Adulting 101: How to Open a Bank Account in College
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- Many banks offer special perks for college students opening checking or savings accounts.
- Consider how you plan to use the account and determine which accounts you need.
- Select a bank that meets your needs and is convenient for you to access.
- To open an account, gather the required documentation and visit the bank's branch or website.
For many students, college comes with many firsts, from living on your own to managing your finances. When beginning to manage your money, you may want to open a bank account. Thankfully, many financial institutions acknowledge the learning curve in money management, so they offer special accounts specifically for students.
Read on for a breakdown of how to open a college bank account.
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Step 1: Decide Between a Student Bank Account and a Regular One
A student bank account can give you a great start at learning to manage your money. Student bank accounts are typically available to anyone enrolled as a student (though some may have age limits). Student bank accounts are typically affordable to open and often come with perks specifically geared toward students on a budget, like:
- No minimum balance
- Lower or waived monthly fees
- Lower or waived ATM fees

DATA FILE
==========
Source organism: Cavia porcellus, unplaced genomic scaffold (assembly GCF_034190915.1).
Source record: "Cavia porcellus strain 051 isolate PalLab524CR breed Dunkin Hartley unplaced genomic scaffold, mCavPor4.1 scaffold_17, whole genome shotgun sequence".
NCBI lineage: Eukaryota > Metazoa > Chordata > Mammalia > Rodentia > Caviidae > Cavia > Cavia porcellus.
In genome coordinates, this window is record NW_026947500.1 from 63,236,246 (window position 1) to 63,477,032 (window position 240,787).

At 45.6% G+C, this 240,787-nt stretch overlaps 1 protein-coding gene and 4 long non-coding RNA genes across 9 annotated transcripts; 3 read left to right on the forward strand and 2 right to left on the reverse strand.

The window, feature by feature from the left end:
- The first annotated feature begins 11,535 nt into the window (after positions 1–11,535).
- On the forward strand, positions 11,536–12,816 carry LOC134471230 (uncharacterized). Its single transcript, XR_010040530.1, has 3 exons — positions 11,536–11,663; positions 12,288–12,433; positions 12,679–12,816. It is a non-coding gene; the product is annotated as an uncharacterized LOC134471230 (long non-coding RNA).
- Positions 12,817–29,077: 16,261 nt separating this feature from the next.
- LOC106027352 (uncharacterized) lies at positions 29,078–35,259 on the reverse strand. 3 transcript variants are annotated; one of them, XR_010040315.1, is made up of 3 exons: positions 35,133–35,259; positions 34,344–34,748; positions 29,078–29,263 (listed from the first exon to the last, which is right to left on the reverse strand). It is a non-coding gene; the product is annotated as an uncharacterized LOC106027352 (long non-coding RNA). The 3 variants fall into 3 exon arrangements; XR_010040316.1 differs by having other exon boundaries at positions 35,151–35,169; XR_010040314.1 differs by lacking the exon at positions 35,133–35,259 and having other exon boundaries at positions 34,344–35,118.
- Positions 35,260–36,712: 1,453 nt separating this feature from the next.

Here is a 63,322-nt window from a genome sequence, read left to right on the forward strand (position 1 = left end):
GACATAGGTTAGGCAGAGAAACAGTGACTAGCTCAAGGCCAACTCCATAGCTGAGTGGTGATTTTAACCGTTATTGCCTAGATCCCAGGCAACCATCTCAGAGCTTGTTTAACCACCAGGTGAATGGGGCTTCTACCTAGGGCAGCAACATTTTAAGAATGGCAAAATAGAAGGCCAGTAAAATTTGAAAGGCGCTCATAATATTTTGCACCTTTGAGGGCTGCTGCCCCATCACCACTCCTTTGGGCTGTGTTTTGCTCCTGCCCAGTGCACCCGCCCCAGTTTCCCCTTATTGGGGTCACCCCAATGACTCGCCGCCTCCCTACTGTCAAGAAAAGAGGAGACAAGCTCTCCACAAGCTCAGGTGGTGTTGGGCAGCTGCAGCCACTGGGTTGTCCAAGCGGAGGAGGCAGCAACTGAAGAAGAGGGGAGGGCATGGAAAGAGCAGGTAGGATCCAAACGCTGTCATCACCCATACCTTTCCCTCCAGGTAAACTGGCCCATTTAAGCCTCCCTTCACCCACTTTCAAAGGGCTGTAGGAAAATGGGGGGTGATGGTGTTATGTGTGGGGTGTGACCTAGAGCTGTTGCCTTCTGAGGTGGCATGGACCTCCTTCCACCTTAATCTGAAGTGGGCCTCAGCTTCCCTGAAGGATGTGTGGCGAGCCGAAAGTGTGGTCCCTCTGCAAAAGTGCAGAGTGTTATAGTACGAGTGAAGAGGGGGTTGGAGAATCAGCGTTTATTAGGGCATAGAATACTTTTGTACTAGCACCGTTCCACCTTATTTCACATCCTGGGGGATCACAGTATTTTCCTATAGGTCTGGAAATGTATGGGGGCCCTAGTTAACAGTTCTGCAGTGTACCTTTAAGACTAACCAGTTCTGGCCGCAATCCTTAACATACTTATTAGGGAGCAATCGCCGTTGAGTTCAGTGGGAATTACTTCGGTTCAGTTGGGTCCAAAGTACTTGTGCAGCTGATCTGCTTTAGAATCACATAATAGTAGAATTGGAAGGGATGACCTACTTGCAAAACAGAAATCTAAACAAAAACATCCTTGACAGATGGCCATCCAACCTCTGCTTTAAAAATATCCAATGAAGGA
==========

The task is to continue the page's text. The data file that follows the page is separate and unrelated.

- Lower minimum deposits
- Overdraft protection or overdraft forgiveness
- Added bonuses and rewards
If you already have experience managing money, you may not need to open a student account. However, many students enroll in a student account while in school to take advantage of the discounts and perks.
Step 2: Determine What Account Type You Need
When opening a bank account, there are two different types. You can open only one account, or you may choose to open both.
A checking account allows you to deposit and withdraw money as needed. A checking account can be a good place to deposit your paycheck to cover expenses. A checking account typically comes with a debit card and checkbook.
If you're saving for college or looking to grow your money, a savings account can be a good option. In a savings account, your money earns interest. There are many different types of savings accounts that offer different benefits depending on what you're saving for.
Step 3: Research Banks to Open Your Account With
You'll want to compare types of accounts and their terms to ensure you're taking advantage of the features you'd use most.
- Signing bonus: Some banks will award free money for signing up.
- Perks: Some bank accounts allow you to earn cash back on purchases or receive discounts on services that normally carry a fee (like ATM fees or overdraft protection).
- Minimum balance: You may be charged if you don't carry the minimum balance for an account.
- Annual fees: Most bank accounts require a yearly fee. However, many student accounts waive the annual fee.
Considering how you plan to use the account can help determine which bank you want to use.
If you think you'll be depositing a lot of cash, you may want to consider a brick-and-mortar bank. These traditional banks have physical branch locations that you can visit with personal support services. However, brick-and-mortar banks often have higher fees.